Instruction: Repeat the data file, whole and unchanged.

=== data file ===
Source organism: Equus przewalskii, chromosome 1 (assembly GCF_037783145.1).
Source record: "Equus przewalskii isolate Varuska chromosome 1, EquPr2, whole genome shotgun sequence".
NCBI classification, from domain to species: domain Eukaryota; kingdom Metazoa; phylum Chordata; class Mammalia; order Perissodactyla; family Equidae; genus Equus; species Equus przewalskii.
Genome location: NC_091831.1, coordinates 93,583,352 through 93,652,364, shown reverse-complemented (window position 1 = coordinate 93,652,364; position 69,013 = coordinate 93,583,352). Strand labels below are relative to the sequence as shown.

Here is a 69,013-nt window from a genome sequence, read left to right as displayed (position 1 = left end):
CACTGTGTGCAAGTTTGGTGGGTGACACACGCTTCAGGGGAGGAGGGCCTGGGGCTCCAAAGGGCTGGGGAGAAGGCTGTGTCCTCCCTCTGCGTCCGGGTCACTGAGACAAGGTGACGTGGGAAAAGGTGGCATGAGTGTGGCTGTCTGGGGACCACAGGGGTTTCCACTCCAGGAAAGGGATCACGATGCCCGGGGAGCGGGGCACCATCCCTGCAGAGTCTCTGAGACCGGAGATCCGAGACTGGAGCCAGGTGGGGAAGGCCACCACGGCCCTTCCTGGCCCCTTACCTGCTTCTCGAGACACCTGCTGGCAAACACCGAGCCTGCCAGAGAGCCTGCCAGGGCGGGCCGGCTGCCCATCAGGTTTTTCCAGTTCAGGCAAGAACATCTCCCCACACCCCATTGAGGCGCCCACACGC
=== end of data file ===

Source organism: Equus przewalskii, chromosome 1 (assembly GCF_037783145.1).
Source record: "Equus przewalskii isolate Varuska chromosome 1, EquPr2, whole genome shotgun sequence".
NCBI classification, from domain to species: domain Eukaryota; kingdom Metazoa; phylum Chordata; class Mammalia; order Perissodactyla; family Equidae; genus Equus; species Equus przewalskii.
Genome location: NC_091831.1, coordinates 93,583,352 through 93,652,364, shown reverse-complemented (window position 1 = coordinate 93,652,364; position 69,013 = coordinate 93,583,352). Strand labels below are relative to the sequence as shown.

Here is a 69,013-nt window from a genome sequence, read left to right as displayed (position 1 = left end):
CACTGTGTGCAAGTTTGGTGGGTGACACACGCTTCAGGGGAGGAGGGCCTGGGGCTCCAAAGGGCTGGGGAGAAGGCTGTGTCCTCCCTCTGCGTCCGGGTCACTGAGACAAGGTGACGTGGGAAAAGGTGGCATGAGTGTGGCTGTCTGGGGACCACAGGGGTTTCCACTCCAGGAAAGGGATCACGATGCCCGGGGAGCGGGGCACCATCCCTGCAGAGTCTCTGAGACCGGAGATCCGAGACTGGAGCCAGGTGGGGAAGGCCACCACGGCCCTTCCTGGCCCCTTACCTGCTTCTCGAGACACCTGCTGGCAAACACCGAGCCTGCCAGAGAGCCTGCCAGGGCGGGCCGGCTGCCCATCAGGTTTTTCCAGTTCAGGCAAGAACATCTCCCCACACCCCATTGAGGCGCCCACACGC